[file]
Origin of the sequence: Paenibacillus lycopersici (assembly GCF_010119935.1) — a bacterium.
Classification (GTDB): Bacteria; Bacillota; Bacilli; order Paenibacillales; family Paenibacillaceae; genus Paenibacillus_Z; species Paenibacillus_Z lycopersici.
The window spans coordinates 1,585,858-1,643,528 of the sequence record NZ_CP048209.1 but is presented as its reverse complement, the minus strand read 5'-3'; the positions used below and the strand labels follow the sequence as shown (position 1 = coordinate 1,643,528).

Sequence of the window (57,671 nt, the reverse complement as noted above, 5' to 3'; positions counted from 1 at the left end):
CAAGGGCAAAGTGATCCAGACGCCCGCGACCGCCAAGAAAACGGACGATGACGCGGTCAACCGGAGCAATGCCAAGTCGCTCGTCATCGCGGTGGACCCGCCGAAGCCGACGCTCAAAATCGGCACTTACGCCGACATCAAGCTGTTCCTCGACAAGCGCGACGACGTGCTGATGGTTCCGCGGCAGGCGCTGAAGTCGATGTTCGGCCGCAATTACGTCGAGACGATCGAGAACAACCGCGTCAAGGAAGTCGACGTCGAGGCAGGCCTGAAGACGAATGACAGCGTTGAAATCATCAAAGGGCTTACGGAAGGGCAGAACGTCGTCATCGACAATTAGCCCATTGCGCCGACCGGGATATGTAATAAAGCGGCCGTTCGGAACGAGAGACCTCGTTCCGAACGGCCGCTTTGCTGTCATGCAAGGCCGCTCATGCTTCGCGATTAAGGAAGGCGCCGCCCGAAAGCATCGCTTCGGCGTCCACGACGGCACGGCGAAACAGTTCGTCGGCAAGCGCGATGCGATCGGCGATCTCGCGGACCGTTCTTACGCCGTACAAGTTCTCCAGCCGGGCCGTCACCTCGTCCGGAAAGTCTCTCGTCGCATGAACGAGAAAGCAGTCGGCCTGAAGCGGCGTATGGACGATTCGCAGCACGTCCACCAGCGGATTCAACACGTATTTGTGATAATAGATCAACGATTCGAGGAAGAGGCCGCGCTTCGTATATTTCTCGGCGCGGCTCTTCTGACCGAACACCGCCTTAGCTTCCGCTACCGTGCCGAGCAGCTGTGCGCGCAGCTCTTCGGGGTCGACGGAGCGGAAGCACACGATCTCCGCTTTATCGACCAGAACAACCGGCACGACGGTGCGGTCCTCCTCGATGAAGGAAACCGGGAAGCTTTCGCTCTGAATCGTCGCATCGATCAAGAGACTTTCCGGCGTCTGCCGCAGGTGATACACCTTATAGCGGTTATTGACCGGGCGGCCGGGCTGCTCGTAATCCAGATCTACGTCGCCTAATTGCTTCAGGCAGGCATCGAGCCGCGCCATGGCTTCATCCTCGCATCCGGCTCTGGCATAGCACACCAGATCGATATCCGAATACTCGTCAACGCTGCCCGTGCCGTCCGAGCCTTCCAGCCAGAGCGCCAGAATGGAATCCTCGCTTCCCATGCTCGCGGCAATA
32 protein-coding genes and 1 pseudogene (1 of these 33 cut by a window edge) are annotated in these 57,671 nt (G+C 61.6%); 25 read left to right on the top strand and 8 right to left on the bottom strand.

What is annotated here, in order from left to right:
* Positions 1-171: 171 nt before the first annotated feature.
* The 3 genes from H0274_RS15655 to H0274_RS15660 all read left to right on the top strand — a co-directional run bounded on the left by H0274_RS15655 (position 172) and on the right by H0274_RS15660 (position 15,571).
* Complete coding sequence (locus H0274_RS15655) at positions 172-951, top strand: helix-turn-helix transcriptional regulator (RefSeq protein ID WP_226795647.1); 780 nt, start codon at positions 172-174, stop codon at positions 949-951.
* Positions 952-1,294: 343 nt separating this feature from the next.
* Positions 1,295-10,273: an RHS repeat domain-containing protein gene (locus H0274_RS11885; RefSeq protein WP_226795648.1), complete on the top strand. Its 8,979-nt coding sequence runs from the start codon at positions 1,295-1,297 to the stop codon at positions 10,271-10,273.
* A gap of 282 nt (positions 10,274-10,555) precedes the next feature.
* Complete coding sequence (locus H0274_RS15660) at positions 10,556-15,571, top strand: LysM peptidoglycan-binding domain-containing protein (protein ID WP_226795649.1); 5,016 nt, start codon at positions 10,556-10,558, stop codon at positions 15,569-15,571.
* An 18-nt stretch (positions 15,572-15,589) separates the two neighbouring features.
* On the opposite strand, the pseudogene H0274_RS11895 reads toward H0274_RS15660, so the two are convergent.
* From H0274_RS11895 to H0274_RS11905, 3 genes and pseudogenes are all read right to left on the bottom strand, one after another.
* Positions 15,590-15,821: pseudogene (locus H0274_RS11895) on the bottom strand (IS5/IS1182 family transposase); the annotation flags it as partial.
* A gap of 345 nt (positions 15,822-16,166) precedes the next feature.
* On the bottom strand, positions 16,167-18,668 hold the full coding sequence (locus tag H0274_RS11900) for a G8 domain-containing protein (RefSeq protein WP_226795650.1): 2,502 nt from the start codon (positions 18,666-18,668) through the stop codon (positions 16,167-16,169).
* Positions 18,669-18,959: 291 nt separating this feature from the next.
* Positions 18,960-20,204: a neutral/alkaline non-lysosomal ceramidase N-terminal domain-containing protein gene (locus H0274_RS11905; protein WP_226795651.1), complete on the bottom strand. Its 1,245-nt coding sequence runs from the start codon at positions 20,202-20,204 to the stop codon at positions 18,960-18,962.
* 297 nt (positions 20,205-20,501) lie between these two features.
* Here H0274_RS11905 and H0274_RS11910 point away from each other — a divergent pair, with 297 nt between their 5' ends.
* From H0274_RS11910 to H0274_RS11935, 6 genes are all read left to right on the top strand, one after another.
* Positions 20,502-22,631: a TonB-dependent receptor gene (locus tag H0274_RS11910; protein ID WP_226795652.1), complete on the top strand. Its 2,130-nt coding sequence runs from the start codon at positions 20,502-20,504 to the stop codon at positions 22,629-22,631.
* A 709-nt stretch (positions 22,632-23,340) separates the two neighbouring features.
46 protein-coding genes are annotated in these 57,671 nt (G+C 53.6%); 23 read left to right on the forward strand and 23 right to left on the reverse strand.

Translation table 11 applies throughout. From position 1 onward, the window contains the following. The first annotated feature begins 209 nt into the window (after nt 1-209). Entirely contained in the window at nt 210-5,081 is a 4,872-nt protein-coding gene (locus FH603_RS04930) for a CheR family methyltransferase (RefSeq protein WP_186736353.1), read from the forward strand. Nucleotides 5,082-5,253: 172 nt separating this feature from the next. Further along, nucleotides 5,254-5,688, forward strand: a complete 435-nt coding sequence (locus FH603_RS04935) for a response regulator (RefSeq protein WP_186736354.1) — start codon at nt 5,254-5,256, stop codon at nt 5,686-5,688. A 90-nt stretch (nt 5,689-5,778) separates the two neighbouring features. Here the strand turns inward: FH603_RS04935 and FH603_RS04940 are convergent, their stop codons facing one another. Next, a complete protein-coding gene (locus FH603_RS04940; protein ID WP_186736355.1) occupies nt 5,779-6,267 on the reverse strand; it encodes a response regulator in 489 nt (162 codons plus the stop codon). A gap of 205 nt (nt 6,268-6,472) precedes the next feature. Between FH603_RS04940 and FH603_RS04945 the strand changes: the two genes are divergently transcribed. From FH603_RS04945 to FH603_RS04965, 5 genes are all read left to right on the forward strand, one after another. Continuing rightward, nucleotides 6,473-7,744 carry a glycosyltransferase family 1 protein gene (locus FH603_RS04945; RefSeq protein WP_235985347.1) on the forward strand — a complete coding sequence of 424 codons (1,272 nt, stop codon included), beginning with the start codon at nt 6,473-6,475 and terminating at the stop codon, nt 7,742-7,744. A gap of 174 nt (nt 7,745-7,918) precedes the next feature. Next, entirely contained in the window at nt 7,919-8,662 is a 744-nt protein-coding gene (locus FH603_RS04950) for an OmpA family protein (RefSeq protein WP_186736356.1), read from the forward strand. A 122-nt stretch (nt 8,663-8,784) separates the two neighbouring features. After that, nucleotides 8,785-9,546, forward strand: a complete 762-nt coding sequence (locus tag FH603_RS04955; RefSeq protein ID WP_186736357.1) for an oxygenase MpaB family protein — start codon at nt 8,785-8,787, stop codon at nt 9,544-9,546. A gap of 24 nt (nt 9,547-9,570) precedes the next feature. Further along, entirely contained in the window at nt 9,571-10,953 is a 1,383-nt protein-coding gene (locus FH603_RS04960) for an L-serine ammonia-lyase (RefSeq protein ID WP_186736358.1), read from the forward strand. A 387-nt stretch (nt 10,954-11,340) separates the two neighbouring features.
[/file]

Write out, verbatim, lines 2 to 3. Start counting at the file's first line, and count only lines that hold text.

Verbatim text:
Classification (GTDB): Bacteria; Bacillota; Bacilli; order Paenibacillales; family Paenibacillaceae; genus Paenibacillus_Z; species Paenibacillus_Z lycopersici.
The window spans coordinates 1,585,858-1,643,528 of the sequence record NZ_CP048209.1 but is presented as its reverse complement, the minus strand read 5'-3'; the positions used below and the strand labels follow the sequence as shown (position 1 = coordinate 1,643,528).